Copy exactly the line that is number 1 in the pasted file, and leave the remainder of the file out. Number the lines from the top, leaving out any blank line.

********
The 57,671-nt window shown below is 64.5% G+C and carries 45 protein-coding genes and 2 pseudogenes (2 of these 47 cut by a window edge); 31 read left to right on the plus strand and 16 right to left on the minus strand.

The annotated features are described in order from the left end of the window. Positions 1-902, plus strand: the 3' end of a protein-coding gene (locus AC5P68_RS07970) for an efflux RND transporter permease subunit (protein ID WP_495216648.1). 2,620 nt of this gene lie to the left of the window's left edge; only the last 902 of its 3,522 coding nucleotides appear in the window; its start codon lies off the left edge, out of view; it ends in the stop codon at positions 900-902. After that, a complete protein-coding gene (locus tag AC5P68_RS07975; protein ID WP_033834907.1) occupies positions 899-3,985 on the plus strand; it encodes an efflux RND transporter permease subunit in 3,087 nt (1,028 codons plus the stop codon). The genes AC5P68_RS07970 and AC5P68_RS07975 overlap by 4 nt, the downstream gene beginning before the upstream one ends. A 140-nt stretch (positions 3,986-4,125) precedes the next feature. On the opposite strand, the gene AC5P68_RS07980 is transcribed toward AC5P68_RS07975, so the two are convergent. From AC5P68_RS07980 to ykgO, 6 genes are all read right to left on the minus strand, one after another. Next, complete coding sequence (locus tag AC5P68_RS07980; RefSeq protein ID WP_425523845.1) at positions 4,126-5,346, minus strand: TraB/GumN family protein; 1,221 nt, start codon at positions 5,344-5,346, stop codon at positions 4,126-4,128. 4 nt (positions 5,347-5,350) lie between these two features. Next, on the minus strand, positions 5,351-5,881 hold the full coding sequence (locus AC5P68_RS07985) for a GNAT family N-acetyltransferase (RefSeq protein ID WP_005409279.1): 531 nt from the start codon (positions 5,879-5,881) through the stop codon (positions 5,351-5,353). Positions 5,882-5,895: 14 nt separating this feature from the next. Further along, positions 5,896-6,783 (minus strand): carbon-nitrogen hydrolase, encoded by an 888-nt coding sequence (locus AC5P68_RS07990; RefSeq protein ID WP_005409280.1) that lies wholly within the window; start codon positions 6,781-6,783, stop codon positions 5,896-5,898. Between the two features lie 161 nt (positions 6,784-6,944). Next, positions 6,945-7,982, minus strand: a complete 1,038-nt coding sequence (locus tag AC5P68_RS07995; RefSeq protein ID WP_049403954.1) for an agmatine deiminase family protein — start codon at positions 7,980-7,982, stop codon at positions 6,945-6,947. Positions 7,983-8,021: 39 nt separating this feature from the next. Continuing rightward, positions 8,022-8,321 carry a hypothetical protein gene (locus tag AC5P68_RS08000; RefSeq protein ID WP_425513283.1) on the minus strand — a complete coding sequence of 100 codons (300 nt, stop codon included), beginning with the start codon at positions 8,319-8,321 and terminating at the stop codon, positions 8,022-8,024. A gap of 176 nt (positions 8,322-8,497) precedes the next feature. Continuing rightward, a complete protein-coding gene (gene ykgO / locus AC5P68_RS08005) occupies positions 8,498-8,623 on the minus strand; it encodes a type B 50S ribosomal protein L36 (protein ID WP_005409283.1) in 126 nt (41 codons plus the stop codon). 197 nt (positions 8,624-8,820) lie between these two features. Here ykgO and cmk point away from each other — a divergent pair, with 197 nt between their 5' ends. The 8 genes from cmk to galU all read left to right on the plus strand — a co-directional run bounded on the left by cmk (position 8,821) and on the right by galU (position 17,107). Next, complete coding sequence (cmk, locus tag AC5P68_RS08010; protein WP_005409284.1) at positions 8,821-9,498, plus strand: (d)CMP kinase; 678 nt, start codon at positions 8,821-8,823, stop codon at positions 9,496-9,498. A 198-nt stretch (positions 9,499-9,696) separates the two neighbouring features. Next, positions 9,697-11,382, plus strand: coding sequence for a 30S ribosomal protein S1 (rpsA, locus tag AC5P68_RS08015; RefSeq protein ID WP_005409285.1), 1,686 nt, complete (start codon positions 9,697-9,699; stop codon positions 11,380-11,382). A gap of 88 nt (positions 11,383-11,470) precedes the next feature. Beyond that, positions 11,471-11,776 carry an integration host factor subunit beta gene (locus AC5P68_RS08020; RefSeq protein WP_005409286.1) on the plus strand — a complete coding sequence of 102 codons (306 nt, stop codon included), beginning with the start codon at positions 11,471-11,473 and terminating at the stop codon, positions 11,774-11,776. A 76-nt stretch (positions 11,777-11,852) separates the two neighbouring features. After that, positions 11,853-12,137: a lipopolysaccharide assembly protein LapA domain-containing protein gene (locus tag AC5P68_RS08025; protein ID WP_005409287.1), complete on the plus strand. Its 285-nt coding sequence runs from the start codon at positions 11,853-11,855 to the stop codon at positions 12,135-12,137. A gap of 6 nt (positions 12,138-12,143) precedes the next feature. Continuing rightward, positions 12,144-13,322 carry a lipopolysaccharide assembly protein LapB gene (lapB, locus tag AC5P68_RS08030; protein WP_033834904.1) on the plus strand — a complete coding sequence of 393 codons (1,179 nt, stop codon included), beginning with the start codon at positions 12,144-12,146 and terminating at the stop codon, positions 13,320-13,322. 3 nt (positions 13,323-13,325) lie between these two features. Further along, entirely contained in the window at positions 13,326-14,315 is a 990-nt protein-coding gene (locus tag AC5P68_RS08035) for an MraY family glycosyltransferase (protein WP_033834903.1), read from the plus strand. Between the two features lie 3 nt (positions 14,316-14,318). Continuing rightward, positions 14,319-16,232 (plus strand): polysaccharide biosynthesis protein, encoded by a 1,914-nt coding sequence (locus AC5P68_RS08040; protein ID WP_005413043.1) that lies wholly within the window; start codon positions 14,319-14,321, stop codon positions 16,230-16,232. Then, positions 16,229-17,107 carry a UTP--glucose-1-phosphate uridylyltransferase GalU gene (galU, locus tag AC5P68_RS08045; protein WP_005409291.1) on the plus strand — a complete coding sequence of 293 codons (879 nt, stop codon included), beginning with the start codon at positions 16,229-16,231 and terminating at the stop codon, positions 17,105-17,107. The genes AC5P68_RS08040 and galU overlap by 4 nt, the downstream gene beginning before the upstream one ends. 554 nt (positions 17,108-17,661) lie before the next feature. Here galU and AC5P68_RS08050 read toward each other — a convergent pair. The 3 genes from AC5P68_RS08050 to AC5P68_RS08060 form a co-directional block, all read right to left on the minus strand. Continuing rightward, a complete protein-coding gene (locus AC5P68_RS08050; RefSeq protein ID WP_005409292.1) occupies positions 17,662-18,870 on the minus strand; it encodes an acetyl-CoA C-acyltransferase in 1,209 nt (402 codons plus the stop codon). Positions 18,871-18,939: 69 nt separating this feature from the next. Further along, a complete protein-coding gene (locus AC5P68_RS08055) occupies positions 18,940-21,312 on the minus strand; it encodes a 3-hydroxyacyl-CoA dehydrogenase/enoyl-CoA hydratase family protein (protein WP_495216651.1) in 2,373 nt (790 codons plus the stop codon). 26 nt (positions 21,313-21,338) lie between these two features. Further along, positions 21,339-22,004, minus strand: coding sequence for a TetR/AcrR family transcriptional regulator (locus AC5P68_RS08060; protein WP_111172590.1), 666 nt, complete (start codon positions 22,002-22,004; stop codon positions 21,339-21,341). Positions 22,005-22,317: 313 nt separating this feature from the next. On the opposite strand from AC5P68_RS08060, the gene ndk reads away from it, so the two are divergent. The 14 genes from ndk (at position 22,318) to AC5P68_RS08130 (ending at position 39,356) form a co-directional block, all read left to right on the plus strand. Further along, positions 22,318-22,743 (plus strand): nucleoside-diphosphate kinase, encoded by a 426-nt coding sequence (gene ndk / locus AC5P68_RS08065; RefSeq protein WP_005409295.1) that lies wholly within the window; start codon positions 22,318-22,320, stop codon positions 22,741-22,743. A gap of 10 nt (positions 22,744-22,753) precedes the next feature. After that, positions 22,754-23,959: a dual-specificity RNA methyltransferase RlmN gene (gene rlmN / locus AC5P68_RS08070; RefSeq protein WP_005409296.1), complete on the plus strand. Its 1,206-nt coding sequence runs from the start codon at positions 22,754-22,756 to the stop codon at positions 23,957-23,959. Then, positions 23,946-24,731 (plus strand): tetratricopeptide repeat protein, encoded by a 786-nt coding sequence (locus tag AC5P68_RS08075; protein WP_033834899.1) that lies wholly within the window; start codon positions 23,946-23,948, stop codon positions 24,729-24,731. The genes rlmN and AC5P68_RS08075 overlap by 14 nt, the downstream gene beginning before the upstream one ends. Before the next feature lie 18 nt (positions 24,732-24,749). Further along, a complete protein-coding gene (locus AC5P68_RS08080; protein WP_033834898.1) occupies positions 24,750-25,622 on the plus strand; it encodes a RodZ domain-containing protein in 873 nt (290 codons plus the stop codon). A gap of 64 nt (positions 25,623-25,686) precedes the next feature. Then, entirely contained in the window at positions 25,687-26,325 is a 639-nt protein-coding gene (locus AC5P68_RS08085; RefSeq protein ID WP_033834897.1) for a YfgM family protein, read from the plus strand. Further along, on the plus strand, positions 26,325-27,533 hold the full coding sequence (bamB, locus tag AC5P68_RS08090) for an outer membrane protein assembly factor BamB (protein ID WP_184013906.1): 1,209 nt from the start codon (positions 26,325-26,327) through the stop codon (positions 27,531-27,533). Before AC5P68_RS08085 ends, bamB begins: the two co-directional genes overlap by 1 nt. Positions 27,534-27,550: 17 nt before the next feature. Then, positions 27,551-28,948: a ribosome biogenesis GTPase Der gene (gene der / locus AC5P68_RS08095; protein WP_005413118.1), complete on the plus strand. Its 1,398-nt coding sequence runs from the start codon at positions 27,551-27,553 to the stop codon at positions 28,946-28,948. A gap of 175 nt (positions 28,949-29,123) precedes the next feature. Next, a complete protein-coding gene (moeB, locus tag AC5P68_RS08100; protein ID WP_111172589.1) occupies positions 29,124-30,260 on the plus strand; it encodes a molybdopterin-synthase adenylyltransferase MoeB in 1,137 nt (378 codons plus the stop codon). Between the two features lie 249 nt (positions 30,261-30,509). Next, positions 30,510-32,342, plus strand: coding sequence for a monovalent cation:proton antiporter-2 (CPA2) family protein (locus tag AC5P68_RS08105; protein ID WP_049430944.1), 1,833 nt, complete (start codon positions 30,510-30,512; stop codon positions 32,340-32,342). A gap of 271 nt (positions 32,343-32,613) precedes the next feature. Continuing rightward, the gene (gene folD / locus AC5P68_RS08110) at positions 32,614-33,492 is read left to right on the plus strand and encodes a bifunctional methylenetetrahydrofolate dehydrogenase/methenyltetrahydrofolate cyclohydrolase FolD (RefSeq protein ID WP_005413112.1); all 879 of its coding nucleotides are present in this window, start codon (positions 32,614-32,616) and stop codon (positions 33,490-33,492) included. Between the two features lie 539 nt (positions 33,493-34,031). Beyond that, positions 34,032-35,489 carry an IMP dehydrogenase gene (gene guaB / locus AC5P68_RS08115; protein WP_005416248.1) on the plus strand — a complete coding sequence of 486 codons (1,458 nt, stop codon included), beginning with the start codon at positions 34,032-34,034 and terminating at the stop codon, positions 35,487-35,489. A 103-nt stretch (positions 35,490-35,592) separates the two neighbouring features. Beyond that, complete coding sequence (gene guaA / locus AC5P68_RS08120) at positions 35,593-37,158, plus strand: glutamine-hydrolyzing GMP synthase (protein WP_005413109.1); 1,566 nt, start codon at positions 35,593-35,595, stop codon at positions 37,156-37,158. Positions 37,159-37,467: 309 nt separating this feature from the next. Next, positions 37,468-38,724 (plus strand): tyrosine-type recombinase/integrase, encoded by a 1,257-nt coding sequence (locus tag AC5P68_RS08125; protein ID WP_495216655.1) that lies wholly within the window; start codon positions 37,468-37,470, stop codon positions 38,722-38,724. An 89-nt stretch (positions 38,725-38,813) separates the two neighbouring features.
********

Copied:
The 57,671-nt window shown below is 64.5% G+C and carries 45 protein-coding genes and 2 pseudogenes (2 of these 47 cut by a window edge); 31 read left to right on the plus strand and 16 right to left on the minus strand.